As detailed in our previous alert , when the Small Business Runway Extension Act of 2018 (the “Act”) became law in December 2018, the Small Business Administration (“SBA”) declared that the Act would not be effective until the SBA issued implementing regulations through the formal rule-making process. As background, the Act extends the measurement period for determining whether a contractor qualifies as a small business concern under revenue-based size standards to an average of the most recently completed five fiscal years, rather than the three previous fiscal year period that the SBA currently employs for this purpose. On June 24, 2019, the SBA finally issued a Proposed Rule to implement the Act.

Consistent with the Act, the Proposed Rule revises the measurement period for determining whether contractors qualify as a small business concern from three to five years. However, in a move sure to disappoint many contractors, the SBA will continue to apply the three-year measurement period pending its adoption of a Final Rule implementing the Act. Nor will the SBA apply the new five-year measurement period retroactively, reasoning that “size is determined when a firm certifies it size status as part of its initial offer.” The SBA’s delayed implementation of the Act appears inconsistent with Congress’ intent that the Act be treated as immediately effective. We note that on July 16, 2019, the House reaffirmed previous expressions of Congress’ intent in this regard (in an apparent rebuke to the SBA) by passing an amendment to the Act which, inter alia, confirms that the Act “has been effective since the date it was signed into law, on December 17, 2018.” The SBA’s Proposed Rule also clarifies that a contractor’s annual receipts would not be adjusted in the event that a contractor sells or acquires a segregable business division during the applicable period of measurement; in contrast, the receipts of a former contractor subsidiary that was a separate legal entity would not be included in the calculation.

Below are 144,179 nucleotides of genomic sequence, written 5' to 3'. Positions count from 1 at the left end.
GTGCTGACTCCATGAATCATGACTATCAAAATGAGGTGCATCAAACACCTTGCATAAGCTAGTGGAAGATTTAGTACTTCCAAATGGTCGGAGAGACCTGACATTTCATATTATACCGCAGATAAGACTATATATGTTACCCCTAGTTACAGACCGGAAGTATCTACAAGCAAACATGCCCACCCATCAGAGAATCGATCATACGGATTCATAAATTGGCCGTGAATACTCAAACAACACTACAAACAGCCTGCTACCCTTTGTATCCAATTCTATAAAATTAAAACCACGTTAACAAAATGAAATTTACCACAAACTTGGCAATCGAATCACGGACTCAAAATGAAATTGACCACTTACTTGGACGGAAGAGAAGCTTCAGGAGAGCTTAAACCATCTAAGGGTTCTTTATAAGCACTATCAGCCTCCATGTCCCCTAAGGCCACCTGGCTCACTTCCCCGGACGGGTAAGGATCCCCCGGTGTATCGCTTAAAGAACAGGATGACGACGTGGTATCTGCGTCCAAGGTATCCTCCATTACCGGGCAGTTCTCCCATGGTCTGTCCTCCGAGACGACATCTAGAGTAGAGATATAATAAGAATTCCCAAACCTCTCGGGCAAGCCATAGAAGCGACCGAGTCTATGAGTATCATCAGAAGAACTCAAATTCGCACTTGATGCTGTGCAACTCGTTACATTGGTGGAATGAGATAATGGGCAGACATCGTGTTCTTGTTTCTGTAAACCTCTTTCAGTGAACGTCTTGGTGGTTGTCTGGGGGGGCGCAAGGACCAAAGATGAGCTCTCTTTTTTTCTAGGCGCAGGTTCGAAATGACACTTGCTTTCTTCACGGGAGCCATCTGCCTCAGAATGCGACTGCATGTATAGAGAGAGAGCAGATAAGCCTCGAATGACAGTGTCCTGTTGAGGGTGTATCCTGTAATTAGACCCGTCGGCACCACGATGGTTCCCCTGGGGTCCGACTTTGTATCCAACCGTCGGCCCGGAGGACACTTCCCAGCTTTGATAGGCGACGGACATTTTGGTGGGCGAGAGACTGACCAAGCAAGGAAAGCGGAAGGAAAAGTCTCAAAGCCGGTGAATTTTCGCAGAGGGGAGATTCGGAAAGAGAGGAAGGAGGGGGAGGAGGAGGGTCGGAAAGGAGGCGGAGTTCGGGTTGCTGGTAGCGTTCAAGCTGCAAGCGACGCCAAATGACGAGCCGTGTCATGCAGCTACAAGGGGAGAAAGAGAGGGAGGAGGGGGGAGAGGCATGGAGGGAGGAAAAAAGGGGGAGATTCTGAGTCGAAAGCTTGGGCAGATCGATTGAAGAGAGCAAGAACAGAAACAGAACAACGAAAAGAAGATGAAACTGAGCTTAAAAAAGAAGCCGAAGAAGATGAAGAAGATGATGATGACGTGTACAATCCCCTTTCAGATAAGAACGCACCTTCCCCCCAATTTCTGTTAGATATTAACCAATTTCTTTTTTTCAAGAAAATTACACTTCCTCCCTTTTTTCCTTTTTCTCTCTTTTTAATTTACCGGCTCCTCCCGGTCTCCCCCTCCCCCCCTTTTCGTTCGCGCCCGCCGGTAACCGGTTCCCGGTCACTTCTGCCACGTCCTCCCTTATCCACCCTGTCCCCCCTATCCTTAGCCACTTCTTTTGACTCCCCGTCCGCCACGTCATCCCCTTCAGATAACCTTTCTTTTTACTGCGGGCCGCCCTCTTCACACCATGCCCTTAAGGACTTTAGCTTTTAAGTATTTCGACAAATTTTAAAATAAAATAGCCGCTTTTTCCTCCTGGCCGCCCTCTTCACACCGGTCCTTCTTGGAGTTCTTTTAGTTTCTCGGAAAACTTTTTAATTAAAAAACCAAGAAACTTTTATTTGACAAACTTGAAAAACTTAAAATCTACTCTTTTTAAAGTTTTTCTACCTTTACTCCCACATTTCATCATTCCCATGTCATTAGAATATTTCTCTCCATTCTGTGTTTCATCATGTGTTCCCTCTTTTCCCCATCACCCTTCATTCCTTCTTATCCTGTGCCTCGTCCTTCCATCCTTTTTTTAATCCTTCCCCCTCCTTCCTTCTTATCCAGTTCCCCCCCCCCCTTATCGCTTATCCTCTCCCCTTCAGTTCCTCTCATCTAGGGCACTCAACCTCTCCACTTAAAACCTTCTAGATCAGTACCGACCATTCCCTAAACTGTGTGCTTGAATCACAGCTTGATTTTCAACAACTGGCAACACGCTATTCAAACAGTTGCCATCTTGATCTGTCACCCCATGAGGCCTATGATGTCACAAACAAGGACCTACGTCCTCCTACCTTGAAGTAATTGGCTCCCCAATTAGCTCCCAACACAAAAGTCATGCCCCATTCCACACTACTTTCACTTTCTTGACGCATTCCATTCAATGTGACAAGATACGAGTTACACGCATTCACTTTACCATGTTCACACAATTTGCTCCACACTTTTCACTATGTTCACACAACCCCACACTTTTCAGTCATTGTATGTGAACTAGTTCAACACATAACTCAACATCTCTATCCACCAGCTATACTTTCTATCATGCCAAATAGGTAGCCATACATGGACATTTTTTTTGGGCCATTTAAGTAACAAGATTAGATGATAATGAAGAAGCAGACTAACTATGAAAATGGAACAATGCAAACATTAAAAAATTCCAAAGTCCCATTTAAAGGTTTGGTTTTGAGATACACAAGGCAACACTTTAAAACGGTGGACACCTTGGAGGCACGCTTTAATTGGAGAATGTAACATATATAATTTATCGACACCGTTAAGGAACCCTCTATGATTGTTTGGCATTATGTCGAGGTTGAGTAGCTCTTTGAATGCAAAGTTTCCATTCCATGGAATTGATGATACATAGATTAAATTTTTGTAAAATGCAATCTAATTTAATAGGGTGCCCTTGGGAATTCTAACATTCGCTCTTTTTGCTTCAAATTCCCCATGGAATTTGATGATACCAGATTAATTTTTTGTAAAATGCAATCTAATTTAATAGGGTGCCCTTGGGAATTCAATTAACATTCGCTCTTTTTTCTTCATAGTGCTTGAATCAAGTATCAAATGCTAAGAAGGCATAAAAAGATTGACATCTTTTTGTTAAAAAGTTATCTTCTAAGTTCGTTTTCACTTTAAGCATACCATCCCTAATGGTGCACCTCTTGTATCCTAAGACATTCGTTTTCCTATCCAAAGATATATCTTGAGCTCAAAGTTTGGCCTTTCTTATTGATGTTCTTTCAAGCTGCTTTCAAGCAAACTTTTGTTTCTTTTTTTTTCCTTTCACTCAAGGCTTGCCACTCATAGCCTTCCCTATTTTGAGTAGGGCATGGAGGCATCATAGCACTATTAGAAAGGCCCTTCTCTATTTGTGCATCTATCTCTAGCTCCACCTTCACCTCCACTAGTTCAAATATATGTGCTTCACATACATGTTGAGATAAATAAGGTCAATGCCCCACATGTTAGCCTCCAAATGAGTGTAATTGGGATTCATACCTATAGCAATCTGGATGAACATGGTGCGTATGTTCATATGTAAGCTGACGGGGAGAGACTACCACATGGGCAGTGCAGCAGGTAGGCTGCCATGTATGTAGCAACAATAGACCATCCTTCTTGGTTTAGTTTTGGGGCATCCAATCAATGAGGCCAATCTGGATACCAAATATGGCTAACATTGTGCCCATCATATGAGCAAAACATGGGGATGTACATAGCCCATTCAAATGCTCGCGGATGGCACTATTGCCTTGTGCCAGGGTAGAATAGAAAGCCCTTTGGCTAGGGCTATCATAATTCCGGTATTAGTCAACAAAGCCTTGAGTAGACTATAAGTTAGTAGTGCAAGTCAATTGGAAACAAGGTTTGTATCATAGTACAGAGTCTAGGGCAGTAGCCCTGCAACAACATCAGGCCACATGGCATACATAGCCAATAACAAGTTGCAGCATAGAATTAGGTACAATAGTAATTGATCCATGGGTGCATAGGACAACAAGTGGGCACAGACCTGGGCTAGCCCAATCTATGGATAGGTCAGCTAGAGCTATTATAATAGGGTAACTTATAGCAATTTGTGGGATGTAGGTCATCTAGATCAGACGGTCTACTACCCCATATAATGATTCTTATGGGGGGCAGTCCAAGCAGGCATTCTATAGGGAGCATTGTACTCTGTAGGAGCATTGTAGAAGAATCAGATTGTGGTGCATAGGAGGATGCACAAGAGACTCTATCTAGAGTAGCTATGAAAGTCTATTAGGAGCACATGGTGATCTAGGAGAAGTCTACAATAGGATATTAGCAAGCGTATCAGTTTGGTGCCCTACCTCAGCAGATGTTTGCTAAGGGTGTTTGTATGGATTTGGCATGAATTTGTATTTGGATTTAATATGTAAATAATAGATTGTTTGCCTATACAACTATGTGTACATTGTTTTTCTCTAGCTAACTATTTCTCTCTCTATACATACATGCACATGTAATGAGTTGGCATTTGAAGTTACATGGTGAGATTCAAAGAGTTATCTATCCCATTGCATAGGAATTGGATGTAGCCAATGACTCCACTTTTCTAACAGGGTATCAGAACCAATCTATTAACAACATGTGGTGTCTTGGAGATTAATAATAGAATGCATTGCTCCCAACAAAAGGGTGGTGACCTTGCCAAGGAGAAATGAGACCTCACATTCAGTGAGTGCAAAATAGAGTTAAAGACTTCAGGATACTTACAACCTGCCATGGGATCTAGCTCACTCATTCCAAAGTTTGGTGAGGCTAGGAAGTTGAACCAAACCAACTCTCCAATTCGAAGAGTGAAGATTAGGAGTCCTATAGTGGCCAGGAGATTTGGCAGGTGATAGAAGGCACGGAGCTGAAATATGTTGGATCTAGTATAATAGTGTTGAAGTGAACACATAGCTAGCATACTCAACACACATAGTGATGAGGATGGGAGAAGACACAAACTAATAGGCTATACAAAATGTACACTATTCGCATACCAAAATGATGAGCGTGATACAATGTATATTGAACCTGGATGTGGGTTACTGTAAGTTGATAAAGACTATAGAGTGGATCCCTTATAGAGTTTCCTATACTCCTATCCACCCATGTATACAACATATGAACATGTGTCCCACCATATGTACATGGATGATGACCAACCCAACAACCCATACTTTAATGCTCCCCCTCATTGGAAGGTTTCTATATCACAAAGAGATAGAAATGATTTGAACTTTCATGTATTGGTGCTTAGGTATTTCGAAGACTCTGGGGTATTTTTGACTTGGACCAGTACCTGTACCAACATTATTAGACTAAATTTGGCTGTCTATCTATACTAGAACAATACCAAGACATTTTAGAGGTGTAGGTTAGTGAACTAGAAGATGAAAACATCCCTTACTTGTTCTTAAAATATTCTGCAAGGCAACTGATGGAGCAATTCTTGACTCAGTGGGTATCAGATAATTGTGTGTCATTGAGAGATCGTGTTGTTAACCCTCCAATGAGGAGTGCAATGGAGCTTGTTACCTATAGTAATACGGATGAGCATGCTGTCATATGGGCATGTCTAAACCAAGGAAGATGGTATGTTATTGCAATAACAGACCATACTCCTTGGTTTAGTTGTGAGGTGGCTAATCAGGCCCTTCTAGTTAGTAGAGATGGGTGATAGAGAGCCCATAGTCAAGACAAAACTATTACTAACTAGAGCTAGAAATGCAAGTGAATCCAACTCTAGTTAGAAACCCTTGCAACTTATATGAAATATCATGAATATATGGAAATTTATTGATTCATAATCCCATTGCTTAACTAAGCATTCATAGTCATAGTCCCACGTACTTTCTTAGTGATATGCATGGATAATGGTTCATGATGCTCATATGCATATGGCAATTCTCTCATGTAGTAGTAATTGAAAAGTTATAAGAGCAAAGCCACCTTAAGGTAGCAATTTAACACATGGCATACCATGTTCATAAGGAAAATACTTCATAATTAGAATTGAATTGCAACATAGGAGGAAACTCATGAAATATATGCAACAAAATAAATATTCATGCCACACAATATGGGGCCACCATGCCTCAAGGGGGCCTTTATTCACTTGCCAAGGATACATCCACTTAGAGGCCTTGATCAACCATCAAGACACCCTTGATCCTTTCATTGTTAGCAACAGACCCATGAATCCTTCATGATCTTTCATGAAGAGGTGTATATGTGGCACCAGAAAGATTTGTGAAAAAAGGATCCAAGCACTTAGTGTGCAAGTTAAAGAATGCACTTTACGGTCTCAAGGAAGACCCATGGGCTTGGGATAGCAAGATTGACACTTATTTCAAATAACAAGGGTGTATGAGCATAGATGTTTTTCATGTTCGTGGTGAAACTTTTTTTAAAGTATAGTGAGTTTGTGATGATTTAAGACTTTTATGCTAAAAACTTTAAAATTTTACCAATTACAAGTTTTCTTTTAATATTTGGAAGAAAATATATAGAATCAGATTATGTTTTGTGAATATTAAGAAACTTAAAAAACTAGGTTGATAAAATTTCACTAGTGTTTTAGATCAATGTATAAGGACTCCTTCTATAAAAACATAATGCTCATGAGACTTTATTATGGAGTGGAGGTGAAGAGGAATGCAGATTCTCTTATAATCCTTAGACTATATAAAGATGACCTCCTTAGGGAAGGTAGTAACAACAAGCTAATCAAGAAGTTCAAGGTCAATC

Notwithstanding the delayed implementation, the Proposed Rule is a welcome development for small to mid-sized contractors that have seen recent growth in revenues, since the longer look-back period in the Proposed Rule would serve to lower their average annual receipts. Consequently, if the Proposed Rule is adopted as a Final Rule, mid-sized businesses that have recently exceeded size standards may be able to regain their small business status, and small businesses that are on the cusp of exceeding the size standard would often be able to maintain their status for longer.

Interested parties may submit comments to the proposed rule by August 23, 2019. Read the full SBA notice here .